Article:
Details, details

The team doesn’t start from scratch each time. Cooper inherited a detailed Production Schedule from Lee Nagle, who guided Commencements for many years while in the Provost’s Office. It includes an eight-page task list that the team lives by, and any lessons learned from the previous ceremony.

“Each college has someone who acts as Commencement coordinator, even if that isn’t their full-time job,” Cooper explained. “They arrange for speakers and all aspects of their ceremony. They are all extremely organized, Type-A individuals, and we totally depend on them.”

Beverly Munroe is the extremely detail-oriented person in the Registrar’s Office who, for the past nine years, has made sure each graduate’s name appears correctly in the program – and everyone gets a diploma cover and a card to hand to the platform announcer.

“The last day to add names to the program is about a month ahead,” Munroe said. She estimates that she spent a complete week proofing all the names and their designations and honors, before it went to press last week. “I didn’t do it all at once; I had to take breaks to make sure I could still be accurate.”

As for those covers and cards, that can be trickier than it sounds. The covers are ordered in bulk and stored on campus awaiting deployment.

“We have to let Joel and his crew know how many covers and how many programs to deliver to each ceremony,” Munroe said. “We know how many names are in the program, and we figure about 85 percent will actually walk, but we don’t want anyone to not receive a cover. And we need a program for each graduate, and their family, and a few for our archives.”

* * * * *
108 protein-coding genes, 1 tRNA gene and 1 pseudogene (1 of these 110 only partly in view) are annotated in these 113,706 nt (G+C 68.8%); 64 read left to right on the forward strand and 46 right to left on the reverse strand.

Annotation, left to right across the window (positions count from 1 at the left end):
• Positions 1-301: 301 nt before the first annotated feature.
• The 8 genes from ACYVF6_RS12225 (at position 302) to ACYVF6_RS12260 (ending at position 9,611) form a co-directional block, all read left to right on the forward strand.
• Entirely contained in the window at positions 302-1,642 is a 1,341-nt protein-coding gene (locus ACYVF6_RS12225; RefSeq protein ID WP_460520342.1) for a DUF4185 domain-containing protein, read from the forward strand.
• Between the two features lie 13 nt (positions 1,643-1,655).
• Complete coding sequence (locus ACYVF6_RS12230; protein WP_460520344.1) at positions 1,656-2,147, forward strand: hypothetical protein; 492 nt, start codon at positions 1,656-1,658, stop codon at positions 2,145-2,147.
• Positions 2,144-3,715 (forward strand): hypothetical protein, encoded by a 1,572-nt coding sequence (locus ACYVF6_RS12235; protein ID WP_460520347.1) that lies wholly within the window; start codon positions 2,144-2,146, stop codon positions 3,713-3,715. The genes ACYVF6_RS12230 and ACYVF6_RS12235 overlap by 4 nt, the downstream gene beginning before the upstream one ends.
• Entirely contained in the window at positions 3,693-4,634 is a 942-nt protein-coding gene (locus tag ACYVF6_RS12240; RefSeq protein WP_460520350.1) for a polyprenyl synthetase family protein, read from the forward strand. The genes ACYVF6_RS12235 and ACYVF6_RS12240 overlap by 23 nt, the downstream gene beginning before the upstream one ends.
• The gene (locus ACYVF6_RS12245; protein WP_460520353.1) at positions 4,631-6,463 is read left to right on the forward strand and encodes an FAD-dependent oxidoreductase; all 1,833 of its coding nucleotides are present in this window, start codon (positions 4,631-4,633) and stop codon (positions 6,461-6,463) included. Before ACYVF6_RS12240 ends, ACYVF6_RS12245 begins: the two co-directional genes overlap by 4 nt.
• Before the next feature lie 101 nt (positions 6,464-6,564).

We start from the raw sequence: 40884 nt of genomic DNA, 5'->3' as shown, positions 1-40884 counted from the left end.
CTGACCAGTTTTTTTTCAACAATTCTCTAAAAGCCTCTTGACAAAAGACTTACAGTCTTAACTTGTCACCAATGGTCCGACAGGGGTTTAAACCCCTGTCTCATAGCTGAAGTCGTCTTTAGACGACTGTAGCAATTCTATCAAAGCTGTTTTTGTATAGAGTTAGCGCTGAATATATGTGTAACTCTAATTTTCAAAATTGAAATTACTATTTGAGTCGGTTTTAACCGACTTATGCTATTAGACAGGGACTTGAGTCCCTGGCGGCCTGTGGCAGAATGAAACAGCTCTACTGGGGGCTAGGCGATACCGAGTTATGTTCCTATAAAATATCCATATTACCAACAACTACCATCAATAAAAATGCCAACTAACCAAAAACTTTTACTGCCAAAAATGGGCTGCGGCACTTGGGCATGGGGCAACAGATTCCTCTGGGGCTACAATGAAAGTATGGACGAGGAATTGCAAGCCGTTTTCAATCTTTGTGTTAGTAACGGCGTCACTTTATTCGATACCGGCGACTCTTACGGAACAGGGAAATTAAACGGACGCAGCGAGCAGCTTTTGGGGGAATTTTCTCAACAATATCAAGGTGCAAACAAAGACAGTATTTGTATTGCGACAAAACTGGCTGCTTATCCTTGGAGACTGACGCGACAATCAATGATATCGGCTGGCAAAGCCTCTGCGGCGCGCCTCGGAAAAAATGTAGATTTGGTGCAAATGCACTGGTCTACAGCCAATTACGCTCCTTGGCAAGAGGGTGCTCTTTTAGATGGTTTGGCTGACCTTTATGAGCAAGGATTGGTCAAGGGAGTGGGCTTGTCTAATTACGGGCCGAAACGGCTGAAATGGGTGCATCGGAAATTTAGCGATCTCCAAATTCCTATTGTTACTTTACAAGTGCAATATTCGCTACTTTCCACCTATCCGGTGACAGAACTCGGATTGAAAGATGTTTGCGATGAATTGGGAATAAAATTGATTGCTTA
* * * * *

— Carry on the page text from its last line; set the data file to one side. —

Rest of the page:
For Spring, 8,000 programs have been printed; about 4,000 undergraduates and graduate students are expected to receive degrees.

Beverly Munroe and Krystal Turner seated at table with diploma covers

Beverly Munroe and Krystal Turner in the Registrar’s Office prepare for Commencement. Photo by Kate Jeracki, CSU Internal Communications.

Yes, the diploma covers are empty when they are handed out. Graduates receive their actual diplomas in the mail a few weeks after the ceremony. Degree analysts in the Registrar’s Office including Krystal Turner make sure graduates have actually completed all their requirements after final grades are posted, and input the correct information for the printer, before the final diplomas are generated.

Online component

Despite the venerable academic regalia, 21st-century Commencements also include a huge online component. Gretchen Menand on the External Relations Web Communications team keeps the Commencement website up-to-date throughout the year, and works closely with videographers Ron Bend and Jason Rogien to make sure each ceremony can be watched in real time around the world. Then the video team turns around a closed-caption version of the ceremonies for later viewing as quickly as possible. Social media coordinators across campus also share the Ram Pride in their graduates on every channel available.

“With so much involved, you can’t make decisions in a silo,” Cooper said. Case in point: No one consulted Athletics before the Board of Governors approved a Sunday ceremony for December. “We thought we’d have everything torn down in time for the basketball game later that day, but it turns out, NCAA requires teams have access to the floor four hours before tipoff. When we found out, Warner College was gracious enough to start earlier, and Facilities doubled the tear-down team, and we made it happen.”

And another detail was added to the Production Schedule for next time.